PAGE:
Grassley wants answers about FBI raid on whistleblower with information on Clinton Foundation, Uranium One
Sen. Chuck Grassley, R-Iowa, has written to FBI Director Christopher Wray and the Justice Department's internal watchdog to request information about a raid on the home of a former FBI contractor who gave the watchdog documents related to former Secretary of State Hillary Clinton and the sale of Canadian mining company Uranium One to a Russian firm's subsidiary.
According to The Daily Caller, 16 FBI agents raided the Maryland home of Dennis Nathan Cain on Nov. 19. Cain's lawyer, Michael Socarras, told the website that the agent who led the raid accused his client of possessing stolen federal property. In response, Cain reportedly claimed that he was a protected whistleblower under federal law and had been recognized as such by the DOJ watchdog, Michael Horowitz.
Socarras also claimed that Horowitz had transmitted his information to the House and Senate intelligence committees.
The documents in question allegedly show that federal officials failed to investigate possible criminal activity related to Clinton, the Clinton Foundation and Rosatom, the Russian nuclear company whose subsidiary purchased Uranium One in 2013.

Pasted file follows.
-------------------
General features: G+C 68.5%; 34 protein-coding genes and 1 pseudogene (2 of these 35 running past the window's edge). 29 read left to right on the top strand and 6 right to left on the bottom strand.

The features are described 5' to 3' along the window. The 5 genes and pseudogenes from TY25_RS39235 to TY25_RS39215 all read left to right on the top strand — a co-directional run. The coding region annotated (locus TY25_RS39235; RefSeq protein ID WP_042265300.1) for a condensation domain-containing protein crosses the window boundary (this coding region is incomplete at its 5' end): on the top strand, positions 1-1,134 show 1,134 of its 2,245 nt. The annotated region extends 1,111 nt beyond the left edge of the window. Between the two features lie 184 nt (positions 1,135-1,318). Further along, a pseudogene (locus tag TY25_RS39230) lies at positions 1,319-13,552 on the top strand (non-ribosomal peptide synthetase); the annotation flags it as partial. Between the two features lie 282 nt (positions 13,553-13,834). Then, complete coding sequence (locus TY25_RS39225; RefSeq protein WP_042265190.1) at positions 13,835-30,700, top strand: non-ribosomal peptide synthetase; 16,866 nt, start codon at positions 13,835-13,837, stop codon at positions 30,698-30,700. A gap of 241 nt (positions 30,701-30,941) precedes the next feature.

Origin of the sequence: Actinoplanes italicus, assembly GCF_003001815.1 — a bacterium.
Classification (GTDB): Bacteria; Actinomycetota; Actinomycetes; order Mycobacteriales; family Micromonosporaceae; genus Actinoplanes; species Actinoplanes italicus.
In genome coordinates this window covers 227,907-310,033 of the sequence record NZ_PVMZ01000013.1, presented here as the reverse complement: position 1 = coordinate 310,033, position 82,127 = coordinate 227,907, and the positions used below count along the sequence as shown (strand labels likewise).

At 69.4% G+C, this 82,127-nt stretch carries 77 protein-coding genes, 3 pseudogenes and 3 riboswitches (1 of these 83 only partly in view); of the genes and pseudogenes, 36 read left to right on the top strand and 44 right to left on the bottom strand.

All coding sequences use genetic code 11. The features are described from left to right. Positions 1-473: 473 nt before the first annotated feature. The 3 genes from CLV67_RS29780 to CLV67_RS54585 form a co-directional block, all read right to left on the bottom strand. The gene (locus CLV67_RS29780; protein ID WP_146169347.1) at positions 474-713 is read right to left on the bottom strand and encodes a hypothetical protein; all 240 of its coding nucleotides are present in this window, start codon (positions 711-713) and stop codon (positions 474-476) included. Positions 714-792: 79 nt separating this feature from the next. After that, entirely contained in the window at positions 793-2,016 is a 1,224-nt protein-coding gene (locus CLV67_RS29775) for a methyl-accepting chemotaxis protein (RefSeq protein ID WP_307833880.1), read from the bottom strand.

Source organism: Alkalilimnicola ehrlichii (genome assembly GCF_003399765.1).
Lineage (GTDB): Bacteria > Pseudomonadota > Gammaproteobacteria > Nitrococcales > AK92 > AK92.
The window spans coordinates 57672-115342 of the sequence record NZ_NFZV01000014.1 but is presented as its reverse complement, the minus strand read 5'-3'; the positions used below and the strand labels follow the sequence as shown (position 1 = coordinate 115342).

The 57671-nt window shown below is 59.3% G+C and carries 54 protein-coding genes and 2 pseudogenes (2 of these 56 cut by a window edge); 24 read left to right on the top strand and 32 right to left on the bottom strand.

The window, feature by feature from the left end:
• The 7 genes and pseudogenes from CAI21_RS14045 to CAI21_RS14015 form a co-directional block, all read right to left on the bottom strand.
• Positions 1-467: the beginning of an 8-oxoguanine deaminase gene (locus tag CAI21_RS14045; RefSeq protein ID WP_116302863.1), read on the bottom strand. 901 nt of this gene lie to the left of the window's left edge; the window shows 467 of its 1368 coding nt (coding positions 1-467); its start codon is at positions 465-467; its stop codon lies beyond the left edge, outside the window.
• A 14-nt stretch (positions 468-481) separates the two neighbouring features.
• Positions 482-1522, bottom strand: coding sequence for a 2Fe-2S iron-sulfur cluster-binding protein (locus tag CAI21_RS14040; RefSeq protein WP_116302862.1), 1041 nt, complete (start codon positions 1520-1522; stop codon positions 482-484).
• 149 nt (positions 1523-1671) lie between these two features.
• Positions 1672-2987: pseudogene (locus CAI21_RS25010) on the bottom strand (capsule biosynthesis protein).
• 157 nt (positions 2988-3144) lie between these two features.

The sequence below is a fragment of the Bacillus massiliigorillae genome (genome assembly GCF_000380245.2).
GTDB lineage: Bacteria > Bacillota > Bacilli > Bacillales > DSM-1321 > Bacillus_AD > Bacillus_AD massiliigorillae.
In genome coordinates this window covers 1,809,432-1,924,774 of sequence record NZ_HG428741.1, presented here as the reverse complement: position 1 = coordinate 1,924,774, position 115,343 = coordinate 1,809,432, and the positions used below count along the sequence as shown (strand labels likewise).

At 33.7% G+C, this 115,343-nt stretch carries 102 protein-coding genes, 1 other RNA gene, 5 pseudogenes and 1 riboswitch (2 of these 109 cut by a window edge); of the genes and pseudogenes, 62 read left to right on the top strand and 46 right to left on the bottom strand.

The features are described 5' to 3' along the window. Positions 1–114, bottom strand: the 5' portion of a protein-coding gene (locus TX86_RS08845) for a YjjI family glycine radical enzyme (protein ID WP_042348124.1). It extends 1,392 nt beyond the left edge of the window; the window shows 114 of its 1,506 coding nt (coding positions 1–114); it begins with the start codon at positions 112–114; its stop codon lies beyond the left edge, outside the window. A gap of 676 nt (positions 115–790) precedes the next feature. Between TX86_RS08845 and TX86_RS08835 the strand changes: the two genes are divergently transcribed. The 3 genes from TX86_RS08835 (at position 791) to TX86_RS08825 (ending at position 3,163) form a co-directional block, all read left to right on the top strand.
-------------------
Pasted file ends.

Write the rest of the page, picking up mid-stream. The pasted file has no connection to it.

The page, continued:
In his letter to Wray, Grassley asked on what basis the FBI raided Cain's home, whether the bureau was aware of Cain's disclosures to Horowitz's office; whether the bureau considered those disclosures to be protected, and whether agents seized classified information in the raid. Grassley, the chairman of the Senate Judiciary Committee, has also asked Horowitz to update the panel on "the FBI's treatment of Mr. Cain's disclosures."
Grassley has given Wray and Horowitz until Dec. 12 to respond.
Fox News has previously reported that Douglas Campbell, an FBI informant involved in the deal, has testified to lawmakers that Moscow paid millions to American lobbying firm APCO Worldwide to influence Clinton and the Obama administration.
URANIUM ONE INFORMANT SAYS MOSCOW PAID MILLIONS IN BID TO INFLUENCE CLINTON
“The contract called for four payments of $750,000 over 12 months,” Campbell said in his statement this past February. “APCO was expected to give assistance free of charge to the Clinton Global Initiative as part of their effort to create a favorable environment to ensure the Obama administration made affirmative decisions on everything from Uranium One to the US-Russia Civilian Nuclear Cooperation agreement.”
APCO has denied Campbell's claims while Clinton called any claims of wrongdoing related to the Uranium One deal "the same baloney they’ve been peddling for years, and there’s been no credible evidence by anyone.
"In fact," Clinton told C-SPAN in October of 2017, "it’s been debunked repeatedly and will continue to be debunked.”